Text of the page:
The same process applies if you were convicted because you did not pay your fine by the due date on your ticket, and it has been more than 60 days since the conviction. The process applies to tickets given on or after April 1 2011.
Contact the Provincial Court for more information.
Q - Is the ticket still valid if my name is wrong or other information is incorrect?
If information on the ticket is incorrect it doesn't mean that you can ignore the ticket. You will still have to go to court to plead not guilty.
A minor spelling or typographical error does not invalidate a ticket. However, if your name is seriously misspelled and this puts your identity into doubt, you may have grounds to challenge the ticket. Also, if the ticket contains incorrect information concerning the date and location of the offence, or does not adequately describe what you have been charged with, you may have grounds to challenge the ticket.
The information that the Crown Attorney presents to the court must be consistent with the information set out in the ticket. The prosecution may be allowed minor amendments to the information on the ticket. However, if the ticket is full of errors, it may not be accepted as reliable evidence.
Q - Is the ticket still valid if the police officer doesn't sign it?
When an officer gives you a provincial summary offence ticket, other than a parking infraction ticket, the officer will print his or her name on the portion that he or she gives you. Once the officer has given you your copy of the ticket, the officer will sign the affidavit of service at the bottom of the police and court copies. The affidavit states that the officer personally delivered the ticket to you (the Defendant). The court copy of the ticket will have the officer's signature, and will be used as proof of service (proof that the ticket was given to you) in court. Your copy would not have the officer's signature on it.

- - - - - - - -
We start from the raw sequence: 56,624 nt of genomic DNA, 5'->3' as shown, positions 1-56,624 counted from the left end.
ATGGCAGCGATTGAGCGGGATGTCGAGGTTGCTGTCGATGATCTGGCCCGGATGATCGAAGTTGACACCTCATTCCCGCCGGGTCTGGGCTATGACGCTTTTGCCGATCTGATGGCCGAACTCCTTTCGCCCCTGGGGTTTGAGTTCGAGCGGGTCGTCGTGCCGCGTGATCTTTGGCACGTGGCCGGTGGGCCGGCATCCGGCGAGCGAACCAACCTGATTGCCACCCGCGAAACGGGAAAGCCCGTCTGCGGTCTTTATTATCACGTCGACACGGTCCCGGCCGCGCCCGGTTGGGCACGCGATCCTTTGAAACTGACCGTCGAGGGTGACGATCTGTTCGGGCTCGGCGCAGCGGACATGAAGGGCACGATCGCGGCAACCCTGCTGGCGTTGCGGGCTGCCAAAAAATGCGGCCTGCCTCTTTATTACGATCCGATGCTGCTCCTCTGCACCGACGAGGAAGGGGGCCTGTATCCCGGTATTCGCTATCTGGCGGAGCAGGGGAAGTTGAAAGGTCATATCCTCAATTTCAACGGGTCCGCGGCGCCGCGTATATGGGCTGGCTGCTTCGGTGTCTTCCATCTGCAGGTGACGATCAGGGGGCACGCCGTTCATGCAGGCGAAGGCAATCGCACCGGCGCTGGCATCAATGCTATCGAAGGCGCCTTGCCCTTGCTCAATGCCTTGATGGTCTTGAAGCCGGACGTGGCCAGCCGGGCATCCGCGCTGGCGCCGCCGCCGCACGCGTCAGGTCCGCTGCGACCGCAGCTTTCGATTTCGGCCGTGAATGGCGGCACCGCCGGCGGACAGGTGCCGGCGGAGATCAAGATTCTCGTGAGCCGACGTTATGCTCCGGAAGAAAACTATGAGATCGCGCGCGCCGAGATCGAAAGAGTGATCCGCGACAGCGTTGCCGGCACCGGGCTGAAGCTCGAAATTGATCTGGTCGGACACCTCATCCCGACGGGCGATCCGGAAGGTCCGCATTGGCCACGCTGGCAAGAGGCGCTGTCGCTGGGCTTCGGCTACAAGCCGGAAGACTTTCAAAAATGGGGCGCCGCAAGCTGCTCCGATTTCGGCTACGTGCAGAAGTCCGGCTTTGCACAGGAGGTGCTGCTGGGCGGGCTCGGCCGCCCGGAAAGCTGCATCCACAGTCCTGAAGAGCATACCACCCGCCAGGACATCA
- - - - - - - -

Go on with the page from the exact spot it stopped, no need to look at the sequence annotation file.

When issuing a parking infraction ticket, the officer must certify how the ticket was served and the date of service. The officer can complete the ticket and sign it by electronic means.
Q - Does the police officer have to give me a warning the first time?
No, the officer can give you a ticket if he or she has reasonable and probable grounds to believe that you committed the offence. There is no requirement that the officer give you a warning.
Q - If I get a ticket, do I have a criminal record?
You do not get a criminal record if you are convicted of an offence under a provincial or municipal law such as traffic or liquor offences, or parking violations. However, a record of convictions for summary ticket offences, such as traffic or liquor offences, may appear during a CPIC (Canadian Police Information Centre) or JEIN (Justice Enterprise Information Network) search. Although not a criminal record, this information can be used at sentencing if you are later convicted of other offences.
You only get a criminal record for conviction of offences under the Criminal Code of Canada and certain other federal laws such as the Controlled Drugs and Substances Act. This is what most people refer to as a Criminal Record - it is a record of convictions for criminal offences.
Q - Where can I get more information?
- review 'Going to Provincial Court', which provides an overview of the court process.
- your local Provincial Court can provide information about issues such as court scheduling and fine payment. Visit www.courts.ns.ca for Provincial Court contact information, or look under 'Courts' in the government blue pages of the telephone book
- call the Nova Scotia Provincial Court Contact Information Line at 1 877 445-4012
- Visit the Nova Scotia Department of Justice Online Services at www.nsjustice.com
- Call LISNS' Legal Information Line at 1 800 665-9779 or (902) 455-3135
If you need legal advice, contact a lawyer.